Guttmacher chart on Title x benefits

House Republicans are trying to eliminate the federal family planning program again

Apparently, it’s 2011 all over again

House Republicans released a budget proposal this week that would eliminate funding for the Title X program, a decades-old network of family planning providers offering birth control, cancer screenings, STD testing, and reproductive health treatment to millions of low-income women across the country.

The Title X program was first created in 1970 under former President Richard Nixon. Back then, federally-funded family planning services had broad bipartisan support on Capitol Hill, as lawmakers on both sides of the aisle acknowledged the government’s role in making birth control more accessible to impoverished Americans. “It is my view that no American woman should be denied access to family planning assistance because of her economic condition,” Nixon declared at the time.

Since then, the GOP position has shifted considerably. Spurred by concerns that some Title X providers — like Planned Parenthood — also function as abortion clinics, conservative lawmakers have set their sights on stripping funding from the federal program. In 2011, House Republicans voted along party lines to dismantle Title X.

There’s not much to say that we haven’t already said a million times before. Or that President Nixon — Nixon, for fuck’s sake — didn’t already say 45 years ago. The Title X program saves lives and money. At its funding levels in recent years, it’s only been able to meet the needs of about a third of the 20 million women in this country who need access to publicly funded contraception. Cutting it — which is more of a real risk today than it was in 2011 since the Senate is now also under Republican control — would be devastating to public health.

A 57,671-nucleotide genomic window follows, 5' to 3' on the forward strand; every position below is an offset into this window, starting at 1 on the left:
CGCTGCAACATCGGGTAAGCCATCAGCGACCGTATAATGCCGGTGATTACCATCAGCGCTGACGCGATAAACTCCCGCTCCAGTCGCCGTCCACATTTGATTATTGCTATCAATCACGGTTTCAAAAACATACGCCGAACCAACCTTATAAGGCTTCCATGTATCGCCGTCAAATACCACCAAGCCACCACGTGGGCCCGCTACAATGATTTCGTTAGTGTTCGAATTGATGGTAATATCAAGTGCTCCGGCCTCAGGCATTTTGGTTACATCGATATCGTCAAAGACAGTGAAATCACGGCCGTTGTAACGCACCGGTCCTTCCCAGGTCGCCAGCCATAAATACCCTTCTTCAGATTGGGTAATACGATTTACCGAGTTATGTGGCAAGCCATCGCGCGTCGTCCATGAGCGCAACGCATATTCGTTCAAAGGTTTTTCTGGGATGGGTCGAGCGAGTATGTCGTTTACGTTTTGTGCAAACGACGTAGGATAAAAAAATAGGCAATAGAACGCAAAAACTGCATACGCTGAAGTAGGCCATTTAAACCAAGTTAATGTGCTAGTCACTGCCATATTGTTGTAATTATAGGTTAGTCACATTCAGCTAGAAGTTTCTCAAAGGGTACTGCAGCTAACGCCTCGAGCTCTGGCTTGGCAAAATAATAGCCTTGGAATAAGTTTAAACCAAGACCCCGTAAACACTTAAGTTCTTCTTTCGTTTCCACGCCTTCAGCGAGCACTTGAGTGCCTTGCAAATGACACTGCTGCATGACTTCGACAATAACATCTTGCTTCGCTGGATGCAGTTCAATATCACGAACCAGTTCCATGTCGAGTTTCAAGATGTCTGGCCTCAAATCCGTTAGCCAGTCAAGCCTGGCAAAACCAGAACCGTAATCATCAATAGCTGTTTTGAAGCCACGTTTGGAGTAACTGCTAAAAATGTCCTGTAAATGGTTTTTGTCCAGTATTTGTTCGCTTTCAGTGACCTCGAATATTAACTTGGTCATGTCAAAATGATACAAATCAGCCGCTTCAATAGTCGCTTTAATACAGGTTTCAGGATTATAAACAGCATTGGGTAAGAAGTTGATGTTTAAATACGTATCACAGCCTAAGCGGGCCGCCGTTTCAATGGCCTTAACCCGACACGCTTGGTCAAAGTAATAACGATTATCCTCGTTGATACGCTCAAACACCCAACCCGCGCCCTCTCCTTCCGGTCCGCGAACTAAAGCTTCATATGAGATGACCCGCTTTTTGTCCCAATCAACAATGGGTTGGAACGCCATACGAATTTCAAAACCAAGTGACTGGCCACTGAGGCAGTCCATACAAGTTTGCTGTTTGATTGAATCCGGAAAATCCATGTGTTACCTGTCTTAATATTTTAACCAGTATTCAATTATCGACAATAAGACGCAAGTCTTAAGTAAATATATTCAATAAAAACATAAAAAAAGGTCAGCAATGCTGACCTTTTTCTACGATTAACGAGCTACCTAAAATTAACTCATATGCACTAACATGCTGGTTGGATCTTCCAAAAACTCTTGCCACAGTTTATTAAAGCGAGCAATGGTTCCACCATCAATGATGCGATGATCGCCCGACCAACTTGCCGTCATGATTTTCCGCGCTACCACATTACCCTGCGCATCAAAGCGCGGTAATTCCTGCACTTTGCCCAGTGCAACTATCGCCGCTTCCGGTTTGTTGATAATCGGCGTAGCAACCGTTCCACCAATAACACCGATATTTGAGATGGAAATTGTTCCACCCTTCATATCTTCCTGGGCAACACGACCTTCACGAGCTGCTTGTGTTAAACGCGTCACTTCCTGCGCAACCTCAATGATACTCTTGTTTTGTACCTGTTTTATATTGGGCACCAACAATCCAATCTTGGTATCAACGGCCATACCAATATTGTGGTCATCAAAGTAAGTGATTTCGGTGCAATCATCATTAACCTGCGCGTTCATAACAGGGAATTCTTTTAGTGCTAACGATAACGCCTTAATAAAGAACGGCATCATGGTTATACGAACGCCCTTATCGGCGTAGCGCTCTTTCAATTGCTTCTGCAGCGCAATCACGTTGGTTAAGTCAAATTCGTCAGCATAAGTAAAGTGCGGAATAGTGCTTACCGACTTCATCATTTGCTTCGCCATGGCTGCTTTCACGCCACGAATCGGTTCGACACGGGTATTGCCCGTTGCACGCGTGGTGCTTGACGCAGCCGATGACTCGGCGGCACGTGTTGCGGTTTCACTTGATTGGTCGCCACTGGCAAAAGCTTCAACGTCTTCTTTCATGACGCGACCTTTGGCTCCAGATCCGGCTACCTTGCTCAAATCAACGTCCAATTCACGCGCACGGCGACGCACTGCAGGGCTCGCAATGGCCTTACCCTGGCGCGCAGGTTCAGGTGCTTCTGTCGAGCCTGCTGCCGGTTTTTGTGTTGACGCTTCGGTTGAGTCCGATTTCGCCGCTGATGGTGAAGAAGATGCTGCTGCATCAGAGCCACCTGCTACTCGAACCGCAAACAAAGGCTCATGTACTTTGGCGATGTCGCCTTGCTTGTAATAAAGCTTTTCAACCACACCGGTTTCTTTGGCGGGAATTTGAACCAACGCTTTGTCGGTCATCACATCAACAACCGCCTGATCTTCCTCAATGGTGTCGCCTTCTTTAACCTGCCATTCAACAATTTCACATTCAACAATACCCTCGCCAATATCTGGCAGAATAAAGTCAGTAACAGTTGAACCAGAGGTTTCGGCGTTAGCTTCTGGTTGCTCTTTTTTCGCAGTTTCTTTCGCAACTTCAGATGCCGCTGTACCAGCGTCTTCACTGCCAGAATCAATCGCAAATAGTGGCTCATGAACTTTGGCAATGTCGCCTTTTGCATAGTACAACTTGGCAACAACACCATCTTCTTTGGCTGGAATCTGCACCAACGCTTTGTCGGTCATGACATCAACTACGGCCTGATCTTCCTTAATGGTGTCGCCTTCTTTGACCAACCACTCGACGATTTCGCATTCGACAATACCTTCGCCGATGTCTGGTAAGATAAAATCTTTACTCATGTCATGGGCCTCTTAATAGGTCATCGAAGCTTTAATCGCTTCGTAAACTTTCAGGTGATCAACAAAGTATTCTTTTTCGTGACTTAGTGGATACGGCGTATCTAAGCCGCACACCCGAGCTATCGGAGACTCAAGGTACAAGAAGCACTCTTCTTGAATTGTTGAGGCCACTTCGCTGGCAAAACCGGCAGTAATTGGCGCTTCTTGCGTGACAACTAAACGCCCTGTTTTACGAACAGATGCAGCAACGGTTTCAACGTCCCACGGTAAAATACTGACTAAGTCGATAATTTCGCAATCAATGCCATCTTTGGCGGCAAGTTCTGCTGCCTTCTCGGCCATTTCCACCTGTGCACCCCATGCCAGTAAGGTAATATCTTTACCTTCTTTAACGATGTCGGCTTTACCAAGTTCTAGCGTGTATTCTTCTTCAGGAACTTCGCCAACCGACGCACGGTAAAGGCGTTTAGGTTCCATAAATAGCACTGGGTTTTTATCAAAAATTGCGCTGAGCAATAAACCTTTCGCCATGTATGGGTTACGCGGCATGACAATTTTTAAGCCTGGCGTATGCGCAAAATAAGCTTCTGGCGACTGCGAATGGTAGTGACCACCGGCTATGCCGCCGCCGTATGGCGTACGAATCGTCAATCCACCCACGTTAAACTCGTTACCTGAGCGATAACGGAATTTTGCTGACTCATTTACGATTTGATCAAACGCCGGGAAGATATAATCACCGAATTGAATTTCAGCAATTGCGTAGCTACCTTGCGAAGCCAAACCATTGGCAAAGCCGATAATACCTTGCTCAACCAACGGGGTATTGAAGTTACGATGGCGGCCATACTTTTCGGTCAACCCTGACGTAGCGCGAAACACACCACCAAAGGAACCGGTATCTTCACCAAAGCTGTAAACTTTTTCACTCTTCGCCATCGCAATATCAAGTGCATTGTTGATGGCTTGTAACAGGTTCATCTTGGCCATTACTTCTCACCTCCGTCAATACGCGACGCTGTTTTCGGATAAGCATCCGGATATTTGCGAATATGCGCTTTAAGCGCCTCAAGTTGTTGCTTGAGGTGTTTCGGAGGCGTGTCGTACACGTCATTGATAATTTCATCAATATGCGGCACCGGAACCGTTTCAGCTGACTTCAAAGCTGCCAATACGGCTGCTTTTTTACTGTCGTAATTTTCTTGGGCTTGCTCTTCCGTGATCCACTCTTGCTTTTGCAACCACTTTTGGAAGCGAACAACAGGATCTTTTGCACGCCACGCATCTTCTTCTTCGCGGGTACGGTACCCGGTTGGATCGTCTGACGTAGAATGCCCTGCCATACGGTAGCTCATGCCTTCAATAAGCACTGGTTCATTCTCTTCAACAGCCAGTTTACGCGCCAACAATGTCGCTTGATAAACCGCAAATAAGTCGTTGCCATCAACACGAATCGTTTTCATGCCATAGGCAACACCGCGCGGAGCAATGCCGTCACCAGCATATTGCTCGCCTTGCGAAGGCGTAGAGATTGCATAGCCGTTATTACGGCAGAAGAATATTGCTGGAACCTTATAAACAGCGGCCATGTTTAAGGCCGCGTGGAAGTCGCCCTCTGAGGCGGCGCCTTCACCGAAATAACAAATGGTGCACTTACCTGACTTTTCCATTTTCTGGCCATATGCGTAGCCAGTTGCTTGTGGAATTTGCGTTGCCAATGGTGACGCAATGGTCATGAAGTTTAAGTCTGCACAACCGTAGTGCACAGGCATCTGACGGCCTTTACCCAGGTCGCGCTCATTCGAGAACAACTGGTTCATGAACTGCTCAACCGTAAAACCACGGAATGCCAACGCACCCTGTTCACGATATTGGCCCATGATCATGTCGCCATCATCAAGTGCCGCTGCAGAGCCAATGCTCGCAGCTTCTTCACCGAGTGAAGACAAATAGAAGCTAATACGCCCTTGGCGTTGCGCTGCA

And despite the anti-choice movement truly awe-inspiring commitment to their self-deception that better birth control access somehow doesn’t reduce unintended pregnancies, eliminating Title X would be a pretty solid way to increase the number of abortions, too.

Header image credit: Guttmacher Institute

St. Paul, MN

Maya Dusenbery is executive director in charge of editorial at Feministing. She is the author of the forthcoming book Doing Harm: The Truth About How Bad Medicine and Lazy Science Leave Women Dismissed, Misdiagnosed, and Sick (HarperOne, March 2018). She has been a fellow at Mother Jones magazine and a columnist at Pacific Standard magazine. Her work has appeared in publications like,, Bitch Magazine, as well as the anthology The Feminist Utopia Project. Before become a full-time journalist, she worked at the National Institute for Reproductive Health. A Minnesota native, she received her B.A. from Carleton College in 2008. After living in Brooklyn, Oakland, and Atlanta, she is currently based in the Twin Cities.

Maya Dusenbery is an executive director of Feministing and author of the forthcoming book Doing Harm on sexism in medicine.

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